ORC ID , Atefeh Takavar2, Hemn Sleman Ali3, Parisa Sadighara4 ORC ID , Kiandokht Ghanati5 ORC ID ">
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ORIGINAL ARTICLE
Year : 2021  |  Volume : 8  |  Issue : 3  |  Page : 149-153

Rapid test for traceability assessment in lemon juice by high-performance liquid chromatography fluorescence


1 Division of Toxicology, Department of Comparative Bioscience, Faculty of Veterinary Medicine, University of Tehran, Tehran, Iran
2 Department of Chemistry, Payesh Zist Mabna Company, Karaj, Iran
3 Community Health Department, Koya Technical Institute, Erbil Polytechnic University, Erbil, Iraq
4 Division of Food Safety and Hygiene, Department of Environmental Health Engineering, School of Public Health, Tehran University of Medical Sciences, Tehran, Iran
5 National Nutrition and Food Technology Research Institute, Research and Education Affairs Office of International Affairs, Food Safety Research Center, Shahid Beheshti University of Medical Sciences, Tehran, Iran

Correspondence Address:
Dr. Kiandokht Ghanati
National Nutrition and Food Technology Research Institute, Research and Education Affairs Office of International Affairs, Food Safety Research Center, Shahid Beheshti University of Medical Sciences, Tehran
Iran
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Source of Support: None, Conflict of Interest: None


DOI: 10.4103/iahs.iahs_31_21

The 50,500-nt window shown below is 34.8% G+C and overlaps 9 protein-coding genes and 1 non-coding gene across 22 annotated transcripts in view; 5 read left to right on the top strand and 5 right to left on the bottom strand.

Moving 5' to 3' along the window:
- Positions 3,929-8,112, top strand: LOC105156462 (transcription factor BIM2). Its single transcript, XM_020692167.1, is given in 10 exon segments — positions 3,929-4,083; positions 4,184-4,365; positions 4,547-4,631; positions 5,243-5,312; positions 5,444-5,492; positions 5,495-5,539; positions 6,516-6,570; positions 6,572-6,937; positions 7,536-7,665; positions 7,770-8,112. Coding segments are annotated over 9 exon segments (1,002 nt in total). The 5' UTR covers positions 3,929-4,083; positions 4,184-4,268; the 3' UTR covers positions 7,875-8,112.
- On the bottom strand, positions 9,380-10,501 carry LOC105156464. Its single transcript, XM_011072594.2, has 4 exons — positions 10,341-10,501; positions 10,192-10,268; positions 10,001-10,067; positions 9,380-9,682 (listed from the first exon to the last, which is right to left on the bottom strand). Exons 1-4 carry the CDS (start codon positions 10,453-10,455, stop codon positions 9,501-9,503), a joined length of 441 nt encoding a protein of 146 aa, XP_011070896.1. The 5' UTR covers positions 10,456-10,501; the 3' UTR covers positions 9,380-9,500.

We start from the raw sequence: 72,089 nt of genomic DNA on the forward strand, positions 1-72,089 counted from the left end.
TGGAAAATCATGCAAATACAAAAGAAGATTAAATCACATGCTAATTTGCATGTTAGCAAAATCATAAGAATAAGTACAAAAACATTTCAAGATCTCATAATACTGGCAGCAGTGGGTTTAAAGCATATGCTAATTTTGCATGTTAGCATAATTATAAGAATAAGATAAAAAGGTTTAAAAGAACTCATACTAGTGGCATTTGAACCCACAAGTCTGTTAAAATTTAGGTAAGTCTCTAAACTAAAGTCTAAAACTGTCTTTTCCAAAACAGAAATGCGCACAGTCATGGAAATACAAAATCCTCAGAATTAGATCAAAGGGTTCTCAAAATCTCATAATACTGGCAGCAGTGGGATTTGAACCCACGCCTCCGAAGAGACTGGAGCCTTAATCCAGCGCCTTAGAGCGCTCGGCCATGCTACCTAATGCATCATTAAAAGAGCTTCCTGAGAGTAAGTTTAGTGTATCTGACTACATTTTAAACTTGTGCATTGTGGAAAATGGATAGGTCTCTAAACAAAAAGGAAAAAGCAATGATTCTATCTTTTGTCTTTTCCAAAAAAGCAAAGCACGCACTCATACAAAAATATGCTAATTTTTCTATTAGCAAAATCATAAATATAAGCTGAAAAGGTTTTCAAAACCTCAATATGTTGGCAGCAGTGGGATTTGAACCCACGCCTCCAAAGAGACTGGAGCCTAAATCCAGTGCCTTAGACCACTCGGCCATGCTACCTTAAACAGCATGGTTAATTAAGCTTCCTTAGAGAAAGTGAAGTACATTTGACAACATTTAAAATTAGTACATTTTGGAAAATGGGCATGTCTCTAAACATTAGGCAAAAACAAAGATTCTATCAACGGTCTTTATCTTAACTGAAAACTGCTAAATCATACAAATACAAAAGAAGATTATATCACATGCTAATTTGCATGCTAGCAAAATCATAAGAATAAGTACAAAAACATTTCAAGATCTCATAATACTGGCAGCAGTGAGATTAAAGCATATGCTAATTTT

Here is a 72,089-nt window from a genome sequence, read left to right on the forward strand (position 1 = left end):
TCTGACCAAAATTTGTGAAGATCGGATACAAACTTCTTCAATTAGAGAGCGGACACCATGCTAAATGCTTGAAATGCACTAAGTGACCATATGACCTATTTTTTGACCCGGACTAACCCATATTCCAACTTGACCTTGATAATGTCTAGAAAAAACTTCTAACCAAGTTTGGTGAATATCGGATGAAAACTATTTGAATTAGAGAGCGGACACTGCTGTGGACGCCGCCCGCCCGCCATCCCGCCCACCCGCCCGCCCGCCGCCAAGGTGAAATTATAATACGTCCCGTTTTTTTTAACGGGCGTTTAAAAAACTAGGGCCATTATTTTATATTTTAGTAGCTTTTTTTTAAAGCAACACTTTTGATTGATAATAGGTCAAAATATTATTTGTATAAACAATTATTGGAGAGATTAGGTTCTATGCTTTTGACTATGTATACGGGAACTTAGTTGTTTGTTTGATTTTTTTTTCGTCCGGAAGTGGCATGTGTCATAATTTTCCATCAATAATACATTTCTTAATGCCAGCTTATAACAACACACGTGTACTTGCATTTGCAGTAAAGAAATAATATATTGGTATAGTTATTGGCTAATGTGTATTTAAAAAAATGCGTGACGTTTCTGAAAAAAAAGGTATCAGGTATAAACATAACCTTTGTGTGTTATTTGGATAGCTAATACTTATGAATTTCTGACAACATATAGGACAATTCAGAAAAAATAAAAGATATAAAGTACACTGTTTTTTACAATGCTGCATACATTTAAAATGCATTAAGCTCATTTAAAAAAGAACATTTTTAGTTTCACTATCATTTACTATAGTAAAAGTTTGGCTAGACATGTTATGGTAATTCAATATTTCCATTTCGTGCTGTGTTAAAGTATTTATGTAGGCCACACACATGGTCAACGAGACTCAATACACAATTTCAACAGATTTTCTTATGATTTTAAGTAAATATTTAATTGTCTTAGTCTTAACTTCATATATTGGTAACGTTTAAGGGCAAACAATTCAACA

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Aims: Fruit juices, especially lemon juice, are the most targeted food goods for adulteration and fraud in Iran. The aim of this study was to investigate the profile and concentration of free primary amino acids as a marker for adulteration in lemon juice. Materials and Methods: Amino acids were determined with high-performance liquid chromatography fluorescence. The limit of detection and limit of quantification were in the range of 0.008–0.01 ng/ml and 0.03 ng/ml, respectively. Results: The method is suitable for distinguishing authentic juices from drinking products that may contain little or no fruit juice. In our study, total amino acid concentration in natural lemon was 13.15 mmol/l and in other brands was in the range of 1.81–14.84 mmol/l. Further, the concentration of aspartic acid, glutamic acid, asparagine, and serine was more than other amino acids. The findings showed that only brands 1 and 2 were considered similar to natural lemon juice. Conclusion: The present study demonstrated that the concentration of the first four amino acids can use as a marker to determine lemon juice adulteration.


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